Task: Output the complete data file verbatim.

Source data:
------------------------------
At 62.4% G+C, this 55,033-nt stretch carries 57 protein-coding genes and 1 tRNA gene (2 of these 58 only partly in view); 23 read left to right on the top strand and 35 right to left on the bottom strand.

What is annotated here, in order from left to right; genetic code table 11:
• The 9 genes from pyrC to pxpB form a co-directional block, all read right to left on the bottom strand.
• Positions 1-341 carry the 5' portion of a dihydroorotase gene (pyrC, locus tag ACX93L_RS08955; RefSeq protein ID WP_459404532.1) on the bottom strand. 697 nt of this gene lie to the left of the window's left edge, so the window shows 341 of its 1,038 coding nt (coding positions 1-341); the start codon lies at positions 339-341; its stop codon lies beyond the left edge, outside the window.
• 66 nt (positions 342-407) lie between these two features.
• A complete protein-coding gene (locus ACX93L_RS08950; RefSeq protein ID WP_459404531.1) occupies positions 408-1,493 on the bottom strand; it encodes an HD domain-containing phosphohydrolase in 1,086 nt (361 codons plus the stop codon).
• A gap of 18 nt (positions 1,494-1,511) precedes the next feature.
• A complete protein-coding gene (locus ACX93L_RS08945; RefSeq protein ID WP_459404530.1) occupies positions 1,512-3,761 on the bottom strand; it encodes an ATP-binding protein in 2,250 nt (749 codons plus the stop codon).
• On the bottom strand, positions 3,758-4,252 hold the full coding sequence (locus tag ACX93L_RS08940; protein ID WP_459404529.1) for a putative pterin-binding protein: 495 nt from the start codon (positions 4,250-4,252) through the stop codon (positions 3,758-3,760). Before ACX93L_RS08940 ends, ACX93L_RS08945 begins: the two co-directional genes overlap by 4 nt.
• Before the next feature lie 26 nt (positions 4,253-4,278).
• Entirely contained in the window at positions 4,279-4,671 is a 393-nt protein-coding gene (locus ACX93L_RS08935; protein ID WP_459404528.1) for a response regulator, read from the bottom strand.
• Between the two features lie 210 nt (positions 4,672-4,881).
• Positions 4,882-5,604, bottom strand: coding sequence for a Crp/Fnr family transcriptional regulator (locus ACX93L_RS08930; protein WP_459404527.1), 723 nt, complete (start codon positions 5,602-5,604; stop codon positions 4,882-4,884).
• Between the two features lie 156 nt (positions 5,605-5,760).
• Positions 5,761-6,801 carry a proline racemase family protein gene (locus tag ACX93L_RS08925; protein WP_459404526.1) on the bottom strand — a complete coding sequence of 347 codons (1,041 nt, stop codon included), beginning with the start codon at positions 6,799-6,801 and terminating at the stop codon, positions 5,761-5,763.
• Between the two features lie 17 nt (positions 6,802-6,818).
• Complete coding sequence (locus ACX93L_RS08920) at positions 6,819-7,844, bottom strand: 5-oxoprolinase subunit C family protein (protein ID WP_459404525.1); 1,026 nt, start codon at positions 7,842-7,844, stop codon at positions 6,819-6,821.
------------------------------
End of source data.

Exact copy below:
At 62.4% G+C, this 55,033-nt stretch carries 57 protein-coding genes and 1 tRNA gene (2 of these 58 only partly in view); 23 read left to right on the top strand and 35 right to left on the bottom strand.

What is annotated here, in order from left to right; genetic code table 11:
• The 9 genes from pyrC to pxpB form a co-directional block, all read right to left on the bottom strand.
• Positions 1-341 carry the 5' portion of a dihydroorotase gene (pyrC, locus tag ACX93L_RS08955; RefSeq protein ID WP_459404532.1) on the bottom strand. 697 nt of this gene lie to the left of the window's left edge, so the window shows 341 of its 1,038 coding nt (coding positions 1-341); the start codon lies at positions 339-341; its stop codon lies beyond the left edge, outside the window.
• 66 nt (positions 342-407) lie between these two features.
• A complete protein-coding gene (locus ACX93L_RS08950; RefSeq protein ID WP_459404531.1) occupies positions 408-1,493 on the bottom strand; it encodes an HD domain-containing phosphohydrolase in 1,086 nt (361 codons plus the stop codon).
• A gap of 18 nt (positions 1,494-1,511) precedes the next feature.
• A complete protein-coding gene (locus ACX93L_RS08945; RefSeq protein ID WP_459404530.1) occupies positions 1,512-3,761 on the bottom strand; it encodes an ATP-binding protein in 2,250 nt (749 codons plus the stop codon).
• On the bottom strand, positions 3,758-4,252 hold the full coding sequence (locus tag ACX93L_RS08940; protein ID WP_459404529.1) for a putative pterin-binding protein: 495 nt from the start codon (positions 4,250-4,252) through the stop codon (positions 3,758-3,760). Before ACX93L_RS08940 ends, ACX93L_RS08945 begins: the two co-directional genes overlap by 4 nt.
• Before the next feature lie 26 nt (positions 4,253-4,278).
• Entirely contained in the window at positions 4,279-4,671 is a 393-nt protein-coding gene (locus ACX93L_RS08935; protein ID WP_459404528.1) for a response regulator, read from the bottom strand.
• Between the two features lie 210 nt (positions 4,672-4,881).
• Positions 4,882-5,604, bottom strand: coding sequence for a Crp/Fnr family transcriptional regulator (locus ACX93L_RS08930; protein WP_459404527.1), 723 nt, complete (start codon positions 5,602-5,604; stop codon positions 4,882-4,884).
• Between the two features lie 156 nt (positions 5,605-5,760).
• Positions 5,761-6,801 carry a proline racemase family protein gene (locus tag ACX93L_RS08925; protein WP_459404526.1) on the bottom strand — a complete coding sequence of 347 codons (1,041 nt, stop codon included), beginning with the start codon at positions 6,799-6,801 and terminating at the stop codon, positions 5,761-5,763.
• Between the two features lie 17 nt (positions 6,802-6,818).
• Complete coding sequence (locus ACX93L_RS08920) at positions 6,819-7,844, bottom strand: 5-oxoprolinase subunit C family protein (protein ID WP_459404525.1); 1,026 nt, start codon at positions 7,842-7,844, stop codon at positions 6,819-6,821.